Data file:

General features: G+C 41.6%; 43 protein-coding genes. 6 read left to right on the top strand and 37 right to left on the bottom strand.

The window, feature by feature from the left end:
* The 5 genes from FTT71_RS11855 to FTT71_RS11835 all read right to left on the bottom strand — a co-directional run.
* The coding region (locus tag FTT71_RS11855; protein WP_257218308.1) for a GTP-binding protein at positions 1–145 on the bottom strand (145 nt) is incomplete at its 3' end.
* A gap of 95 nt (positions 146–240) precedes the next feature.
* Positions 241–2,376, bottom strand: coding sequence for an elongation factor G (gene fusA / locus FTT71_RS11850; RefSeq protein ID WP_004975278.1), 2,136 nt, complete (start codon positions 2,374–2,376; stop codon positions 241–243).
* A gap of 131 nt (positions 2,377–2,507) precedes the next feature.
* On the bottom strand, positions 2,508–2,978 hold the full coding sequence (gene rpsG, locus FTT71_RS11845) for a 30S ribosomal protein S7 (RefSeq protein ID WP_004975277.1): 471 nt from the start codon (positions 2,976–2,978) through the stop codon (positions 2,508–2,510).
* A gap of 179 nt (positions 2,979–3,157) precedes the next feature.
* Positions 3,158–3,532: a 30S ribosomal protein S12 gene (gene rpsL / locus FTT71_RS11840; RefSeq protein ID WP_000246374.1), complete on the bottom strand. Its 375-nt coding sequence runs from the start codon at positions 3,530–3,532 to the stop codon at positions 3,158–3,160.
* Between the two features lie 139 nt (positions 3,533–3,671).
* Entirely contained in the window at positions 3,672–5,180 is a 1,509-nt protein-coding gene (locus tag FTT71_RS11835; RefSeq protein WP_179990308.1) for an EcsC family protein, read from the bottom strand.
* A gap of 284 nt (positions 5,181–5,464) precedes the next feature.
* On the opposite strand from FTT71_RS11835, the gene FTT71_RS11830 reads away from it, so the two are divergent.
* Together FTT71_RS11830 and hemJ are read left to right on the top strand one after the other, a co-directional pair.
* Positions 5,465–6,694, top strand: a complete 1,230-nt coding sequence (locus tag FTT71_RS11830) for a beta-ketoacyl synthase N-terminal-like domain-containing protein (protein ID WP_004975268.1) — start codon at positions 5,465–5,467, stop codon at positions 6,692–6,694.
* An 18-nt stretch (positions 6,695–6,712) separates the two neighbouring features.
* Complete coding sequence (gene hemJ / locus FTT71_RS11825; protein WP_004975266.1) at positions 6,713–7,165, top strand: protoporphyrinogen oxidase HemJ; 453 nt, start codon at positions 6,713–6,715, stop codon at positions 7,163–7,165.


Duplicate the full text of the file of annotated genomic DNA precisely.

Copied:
General features: G+C 41.6%; 43 protein-coding genes. 6 read left to right on the top strand and 37 right to left on the bottom strand.

The window, feature by feature from the left end:
* The 5 genes from FTT71_RS11855 to FTT71_RS11835 all read right to left on the bottom strand — a co-directional run.
* The coding region (locus tag FTT71_RS11855; protein WP_257218308.1) for a GTP-binding protein at positions 1–145 on the bottom strand (145 nt) is incomplete at its 3' end.
* A gap of 95 nt (positions 146–240) precedes the next feature.
* Positions 241–2,376, bottom strand: coding sequence for an elongation factor G (gene fusA / locus FTT71_RS11850; RefSeq protein ID WP_004975278.1), 2,136 nt, complete (start codon positions 2,374–2,376; stop codon positions 241–243).
* A gap of 131 nt (positions 2,377–2,507) precedes the next feature.
* On the bottom strand, positions 2,508–2,978 hold the full coding sequence (gene rpsG, locus FTT71_RS11845) for a 30S ribosomal protein S7 (RefSeq protein ID WP_004975277.1): 471 nt from the start codon (positions 2,976–2,978) through the stop codon (positions 2,508–2,510).
* A gap of 179 nt (positions 2,979–3,157) precedes the next feature.
* Positions 3,158–3,532: a 30S ribosomal protein S12 gene (gene rpsL / locus FTT71_RS11840; RefSeq protein ID WP_000246374.1), complete on the bottom strand. Its 375-nt coding sequence runs from the start codon at positions 3,530–3,532 to the stop codon at positions 3,158–3,160.
* Between the two features lie 139 nt (positions 3,533–3,671).
* Entirely contained in the window at positions 3,672–5,180 is a 1,509-nt protein-coding gene (locus tag FTT71_RS11835; RefSeq protein WP_179990308.1) for an EcsC family protein, read from the bottom strand.
* A gap of 284 nt (positions 5,181–5,464) precedes the next feature.
* On the opposite strand from FTT71_RS11835, the gene FTT71_RS11830 reads away from it, so the two are divergent.
* Together FTT71_RS11830 and hemJ are read left to right on the top strand one after the other, a co-directional pair.
* Positions 5,465–6,694, top strand: a complete 1,230-nt coding sequence (locus tag FTT71_RS11830) for a beta-ketoacyl synthase N-terminal-like domain-containing protein (protein ID WP_004975268.1) — start codon at positions 5,465–5,467, stop codon at positions 6,692–6,694.
* An 18-nt stretch (positions 6,695–6,712) separates the two neighbouring features.
* Complete coding sequence (gene hemJ / locus FTT71_RS11825; protein WP_004975266.1) at positions 6,713–7,165, top strand: protoporphyrinogen oxidase HemJ; 453 nt, start codon at positions 6,713–6,715, stop codon at positions 7,163–7,165.